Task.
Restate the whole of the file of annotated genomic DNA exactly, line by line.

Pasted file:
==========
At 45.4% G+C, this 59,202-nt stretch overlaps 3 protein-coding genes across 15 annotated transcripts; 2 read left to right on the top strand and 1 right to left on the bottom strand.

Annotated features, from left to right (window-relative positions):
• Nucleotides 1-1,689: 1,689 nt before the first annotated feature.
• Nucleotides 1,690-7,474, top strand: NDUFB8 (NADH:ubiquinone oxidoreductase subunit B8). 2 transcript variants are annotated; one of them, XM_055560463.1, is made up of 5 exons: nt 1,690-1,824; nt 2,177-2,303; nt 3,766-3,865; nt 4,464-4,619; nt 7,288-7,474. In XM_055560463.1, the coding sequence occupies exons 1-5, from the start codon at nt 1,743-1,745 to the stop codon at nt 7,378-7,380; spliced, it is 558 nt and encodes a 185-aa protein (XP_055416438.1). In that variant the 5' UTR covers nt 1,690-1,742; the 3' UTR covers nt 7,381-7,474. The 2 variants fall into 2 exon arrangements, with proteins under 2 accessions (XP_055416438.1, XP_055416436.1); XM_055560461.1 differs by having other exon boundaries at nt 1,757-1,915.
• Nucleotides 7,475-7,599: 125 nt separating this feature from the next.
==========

At 45.4% G+C, this 59,202-nt stretch overlaps 3 protein-coding genes across 15 annotated transcripts; 2 read left to right on the top strand and 1 right to left on the bottom strand.

Annotated features, from left to right (window-relative positions):
• Nucleotides 1-1,689: 1,689 nt before the first annotated feature.
• Nucleotides 1,690-7,474, top strand: NDUFB8 (NADH:ubiquinone oxidoreductase subunit B8). 2 transcript variants are annotated; one of them, XM_055560463.1, is made up of 5 exons: nt 1,690-1,824; nt 2,177-2,303; nt 3,766-3,865; nt 4,464-4,619; nt 7,288-7,474. In XM_055560463.1, the coding sequence occupies exons 1-5, from the start codon at nt 1,743-1,745 to the stop codon at nt 7,378-7,380; spliced, it is 558 nt and encodes a 185-aa protein (XP_055416438.1). In that variant the 5' UTR covers nt 1,690-1,742; the 3' UTR covers nt 7,381-7,474. The 2 variants fall into 2 exon arrangements, with proteins under 2 accessions (XP_055416438.1, XP_055416436.1); XM_055560461.1 differs by having other exon boundaries at nt 1,757-1,915.
• Nucleotides 7,475-7,599: 125 nt separating this feature from the next.